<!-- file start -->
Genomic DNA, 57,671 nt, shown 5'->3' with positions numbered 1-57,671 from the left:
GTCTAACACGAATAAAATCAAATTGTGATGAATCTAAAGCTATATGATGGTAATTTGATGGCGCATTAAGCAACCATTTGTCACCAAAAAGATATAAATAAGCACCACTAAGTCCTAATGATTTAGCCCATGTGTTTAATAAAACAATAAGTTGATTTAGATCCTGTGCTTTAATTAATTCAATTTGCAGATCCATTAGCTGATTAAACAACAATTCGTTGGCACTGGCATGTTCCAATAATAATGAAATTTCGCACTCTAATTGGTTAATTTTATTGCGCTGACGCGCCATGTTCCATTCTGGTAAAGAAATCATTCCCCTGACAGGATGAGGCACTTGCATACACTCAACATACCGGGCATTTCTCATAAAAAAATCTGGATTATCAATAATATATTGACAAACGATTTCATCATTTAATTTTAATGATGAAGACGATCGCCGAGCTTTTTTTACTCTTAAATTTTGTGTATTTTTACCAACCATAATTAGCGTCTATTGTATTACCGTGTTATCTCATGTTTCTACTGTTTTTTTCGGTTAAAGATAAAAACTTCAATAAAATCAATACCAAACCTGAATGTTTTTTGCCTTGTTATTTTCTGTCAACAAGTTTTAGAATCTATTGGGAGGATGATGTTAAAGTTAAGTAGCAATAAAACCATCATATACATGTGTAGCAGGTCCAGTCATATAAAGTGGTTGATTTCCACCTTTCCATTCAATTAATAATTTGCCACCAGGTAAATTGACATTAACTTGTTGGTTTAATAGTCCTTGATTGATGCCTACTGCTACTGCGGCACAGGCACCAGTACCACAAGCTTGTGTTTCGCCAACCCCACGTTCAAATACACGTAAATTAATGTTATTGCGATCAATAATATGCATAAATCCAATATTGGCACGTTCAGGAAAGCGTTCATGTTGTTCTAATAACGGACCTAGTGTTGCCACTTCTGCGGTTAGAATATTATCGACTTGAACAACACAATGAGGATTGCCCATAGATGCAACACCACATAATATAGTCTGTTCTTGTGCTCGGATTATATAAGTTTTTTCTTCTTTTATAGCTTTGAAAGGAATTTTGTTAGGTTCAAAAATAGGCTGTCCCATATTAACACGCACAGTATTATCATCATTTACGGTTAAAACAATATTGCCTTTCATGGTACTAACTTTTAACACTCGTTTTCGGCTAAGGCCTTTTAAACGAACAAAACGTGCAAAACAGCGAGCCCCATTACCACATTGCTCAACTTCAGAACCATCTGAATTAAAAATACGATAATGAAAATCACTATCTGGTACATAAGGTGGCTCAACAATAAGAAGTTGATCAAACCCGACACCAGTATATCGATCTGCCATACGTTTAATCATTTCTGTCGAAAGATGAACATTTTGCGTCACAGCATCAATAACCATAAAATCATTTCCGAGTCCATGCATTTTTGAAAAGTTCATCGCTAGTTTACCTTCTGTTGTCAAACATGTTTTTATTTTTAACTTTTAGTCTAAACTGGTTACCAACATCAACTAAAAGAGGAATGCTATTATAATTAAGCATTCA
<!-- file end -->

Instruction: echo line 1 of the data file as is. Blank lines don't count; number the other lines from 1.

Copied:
Genomic DNA, 57,671 nt, shown 5'->3' with positions numbered 1-57,671 from the left: